As a player in Star Trek Frontiers you are the Captain of your ship, crewed by hundreds of faceless crew members. As a rookie yourself, you’ll only be doing the most basic things with your ship, performing standard actions. Over the course of the game though, both you and your crew will develop, as you build your own experience, and become capable of commanding exceptional individuals who have distinguished themselves from the herd sufficiently to get their own card.
Many of the actions you complete in a game of Star Trek Frontiers will earn you experience – defeating Romulans, opening up new sectors of space, successfully completely away team missions to new planets. As you gain experience, you will advance to new levels, unlocking extra abilities, being able to command more crew, and adding cards to your deck. At the start of the game, you can only have a single identified crew member, but this capacity will increase every-other time you level up.
Later on, the Enterprise player has levelled up a few times, recruited a crew member, gained some stronger cards, and has acquired a few skill tokens
You can gain your first level for only a handful of experience, but the requirements get bigger at each progressive stage, so even when your ship is capable of doing more, the rewards may not flow any more quickly.
Levelling up as you acquire more experience is one of the real highlights of the game, it helps provide a sense of progression which can otherwise be lacking as you trundle about the galaxy in an aimless fashion and the extra cards, skills or crew that come along with it allow you to do more and more on your turns.
Is it better to be loved? Or feared?
As well as experience, each Captain in Star Trek Frontiers has a reputation, and this can go up and down as the game progresses: you gain reputation by performing good actions, and lose it by resorting to military subjugation: having a negative reputation can cause problems, whilst having a big positive reputation can make it easier to recruit crew.
As a concept, reputation is great: it makes for different styles of play, as you embrace your inner Klingon, using attack as the first and last option and damn the consequences, or take the diplomatic approach, slowly winning people round by force of personality. Sadly though, the implementation lets the idea down. Reputation is one area of the game where things are not just complex, but downright counter-intuitive: Sometimes attacking Romulans helps your reputation, other times it harms it. It’s just one example of many, of where this game tries to add too much nuance, and winds up with a result that is confusing, and a bit of a mess.
If you play as Picard, your signature card allows you to increase your reputation (if you play the data-enhanced version), but playing as Sisko your deck leans you towards a more military strategy, which can give you a negative reputation, even if the only people you have attacked are the Dominion!
The Long Game? It’s the only sort!
Things take time in Star Trek Frontiers. Lots of missions will end when you find, or destroy a Borg cube, and that isn’t a challenge you want to rush into unprepared. Whilst it might only take a few turns to gain your first few levels, gaining the experience to get properly powered up takes time.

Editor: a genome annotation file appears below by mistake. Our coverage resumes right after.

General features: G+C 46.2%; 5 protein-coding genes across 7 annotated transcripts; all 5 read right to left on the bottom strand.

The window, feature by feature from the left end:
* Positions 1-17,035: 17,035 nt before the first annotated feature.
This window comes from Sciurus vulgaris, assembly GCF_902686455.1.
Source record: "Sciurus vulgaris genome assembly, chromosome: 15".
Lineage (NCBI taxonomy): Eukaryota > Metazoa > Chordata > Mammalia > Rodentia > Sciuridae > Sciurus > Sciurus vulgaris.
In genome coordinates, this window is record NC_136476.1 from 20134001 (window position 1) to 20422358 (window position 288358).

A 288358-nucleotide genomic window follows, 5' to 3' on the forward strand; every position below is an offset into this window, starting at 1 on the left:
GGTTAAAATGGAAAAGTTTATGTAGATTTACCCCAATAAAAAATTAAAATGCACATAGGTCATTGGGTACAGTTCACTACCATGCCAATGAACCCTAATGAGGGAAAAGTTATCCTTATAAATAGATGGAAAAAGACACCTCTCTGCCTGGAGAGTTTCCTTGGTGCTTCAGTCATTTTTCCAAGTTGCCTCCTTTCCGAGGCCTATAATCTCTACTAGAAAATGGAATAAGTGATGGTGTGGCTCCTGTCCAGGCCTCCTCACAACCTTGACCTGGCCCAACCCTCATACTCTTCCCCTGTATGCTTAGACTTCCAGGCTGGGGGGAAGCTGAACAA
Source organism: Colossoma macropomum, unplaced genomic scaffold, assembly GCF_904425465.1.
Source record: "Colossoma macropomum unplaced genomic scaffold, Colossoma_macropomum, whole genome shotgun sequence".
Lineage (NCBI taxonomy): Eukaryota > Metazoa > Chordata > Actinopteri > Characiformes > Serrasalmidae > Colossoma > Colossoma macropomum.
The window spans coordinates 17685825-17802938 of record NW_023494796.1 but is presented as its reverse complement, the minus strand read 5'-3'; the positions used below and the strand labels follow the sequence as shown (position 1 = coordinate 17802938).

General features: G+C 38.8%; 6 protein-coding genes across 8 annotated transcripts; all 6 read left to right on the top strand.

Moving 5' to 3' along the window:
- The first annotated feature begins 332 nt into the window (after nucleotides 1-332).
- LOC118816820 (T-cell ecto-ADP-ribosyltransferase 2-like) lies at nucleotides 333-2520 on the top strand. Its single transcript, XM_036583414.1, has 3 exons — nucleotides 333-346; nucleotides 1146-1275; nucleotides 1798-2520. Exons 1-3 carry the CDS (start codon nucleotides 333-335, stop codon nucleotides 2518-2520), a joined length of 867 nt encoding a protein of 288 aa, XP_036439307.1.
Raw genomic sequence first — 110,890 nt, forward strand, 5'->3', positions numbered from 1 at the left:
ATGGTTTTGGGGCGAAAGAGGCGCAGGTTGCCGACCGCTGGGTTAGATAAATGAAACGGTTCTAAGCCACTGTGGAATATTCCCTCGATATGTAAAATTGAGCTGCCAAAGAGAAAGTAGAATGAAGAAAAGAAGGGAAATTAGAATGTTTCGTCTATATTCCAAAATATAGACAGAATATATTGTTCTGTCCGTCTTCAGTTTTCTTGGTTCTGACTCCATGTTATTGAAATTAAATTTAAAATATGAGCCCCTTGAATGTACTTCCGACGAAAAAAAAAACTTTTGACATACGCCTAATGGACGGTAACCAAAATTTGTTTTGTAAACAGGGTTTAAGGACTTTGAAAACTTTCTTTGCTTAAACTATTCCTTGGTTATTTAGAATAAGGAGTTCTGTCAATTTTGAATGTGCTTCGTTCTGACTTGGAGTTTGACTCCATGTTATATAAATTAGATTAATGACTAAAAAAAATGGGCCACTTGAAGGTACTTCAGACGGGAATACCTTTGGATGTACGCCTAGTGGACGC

The box for Star Trek Frontiers says that it takes 1-4 hours to play – even the simple, “short” missions took us that long! Admittedly, we spent a lot of time going back-and-forth to the rulebook, and if you play often enough to really get this game sussed, you could potentially speed things up, but I wouldn’t rely on that too heavily: for one thing, the complexity of Star Trek Frontiers is such that you’ll need to play it A LOT to become that familiar with the rules and for another thing, if you do manage to get to know the game that well, you’ll probably be getting fairly deep into the strategy of optimising your deck and your turns, which is likely to take just as long.
With the Borg found, the game ends!
There is a massive amount of game in the box for Stark Trek Frontiers – it can be played solo, cooperatively, working in parallel amid suspicious glances, or completely at each other’s throats. Missions have varying levels of focus on exploration, diplomacy and conflict, and even within a given mission, the range of actions available on your turn as you develop your capabilities as a captain is staggering.
Sadly, whilst this should be the strength of Star Trek Frontiers, it’s also the biggest failing, there’s just too much going on, and you’ll need to spend far more of your time than you’d like just flicking back through the rulebook.
If you want to spend four hours playing a deep, strategic Star Trek game, and can commit to doing so at least once every week or so, then Star Trek Frontiers has the potential to really reward that investment of time. For anyone else though, it felt to me like the barriers to entry were just too high – even if you play it once a month (still no mean feat, given the game-time), you’ll spend most of your time trying to keep on top of the rules, and actually getting into the nuanced depths of the strategy is likely to prove too much.
Overall Stark Trek Frontiers probably is a bit more forgiving than Mage Knight, but the promised “streamlining” is minimal at best, and the overall result is a game that just asked way too much for us. 5/10
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I'm an avid board and card-gamer, still trying to figure out where Board Gaming fits into life as the dad of a very grabby toddler.
I enjoy thematic games (Fantasy, Cthulhu, etc) and play a lot of cooperative games, along with a bit of competitive gaming (currently Legend of the Five Rings) when I can make it out of the house.
When not playing games, I can be found doing a mundane office job, or working on my own Blog, Fistful of Meeples.